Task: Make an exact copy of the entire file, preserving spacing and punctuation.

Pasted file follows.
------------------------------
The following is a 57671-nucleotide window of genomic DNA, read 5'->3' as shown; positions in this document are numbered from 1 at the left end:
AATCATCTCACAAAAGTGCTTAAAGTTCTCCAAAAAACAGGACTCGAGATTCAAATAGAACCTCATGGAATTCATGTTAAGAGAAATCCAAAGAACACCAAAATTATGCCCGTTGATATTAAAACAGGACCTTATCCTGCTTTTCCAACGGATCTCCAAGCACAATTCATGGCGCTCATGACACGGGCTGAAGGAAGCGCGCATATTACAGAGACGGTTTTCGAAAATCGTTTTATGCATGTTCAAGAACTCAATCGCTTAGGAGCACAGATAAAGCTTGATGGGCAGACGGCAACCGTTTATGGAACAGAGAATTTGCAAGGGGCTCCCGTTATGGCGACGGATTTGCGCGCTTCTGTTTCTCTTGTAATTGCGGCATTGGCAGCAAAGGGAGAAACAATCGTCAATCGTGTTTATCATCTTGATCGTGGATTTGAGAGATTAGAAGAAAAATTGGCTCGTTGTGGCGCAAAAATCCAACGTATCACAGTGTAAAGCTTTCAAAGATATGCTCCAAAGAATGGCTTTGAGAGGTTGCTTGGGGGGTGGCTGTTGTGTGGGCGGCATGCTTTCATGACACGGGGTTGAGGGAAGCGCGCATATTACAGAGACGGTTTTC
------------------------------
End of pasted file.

The following is a 57671-nucleotide window of genomic DNA, read 5'->3' as shown; positions in this document are numbered from 1 at the left end:
AATCATCTCACAAAAGTGCTTAAAGTTCTCCAAAAAACAGGACTCGAGATTCAAATAGAACCTCATGGAATTCATGTTAAGAGAAATCCAAAGAACACCAAAATTATGCCCGTTGATATTAAAACAGGACCTTATCCTGCTTTTCCAACGGATCTCCAAGCACAATTCATGGCGCTCATGACACGGGCTGAAGGAAGCGCGCATATTACAGAGACGGTTTTCGAAAATCGTTTTATGCATGTTCAAGAACTCAATCGCTTAGGAGCACAGATAAAGCTTGATGGGCAGACGGCAACCGTTTATGGAACAGAGAATTTGCAAGGGGCTCCCGTTATGGCGACGGATTTGCGCGCTTCTGTTTCTCTTGTAATTGCGGCATTGGCAGCAAAGGGAGAAACAATCGTCAATCGTGTTTATCATCTTGATCGTGGATTTGAGAGATTAGAAGAAAAATTGGCTCGTTGTGGCGCAAAAATCCAACGTATCACAGTGTAAAGCTTTCAAAGATATGCTCCAAAGAATGGCTTTGAGAGGTTGCTTGGGGGGTGGCTGTTGTGTGGGCGGCATGCTTTCATGACACGGGGTTGAGGGAAGCGCGCATATTACAGAGACGGTTTTC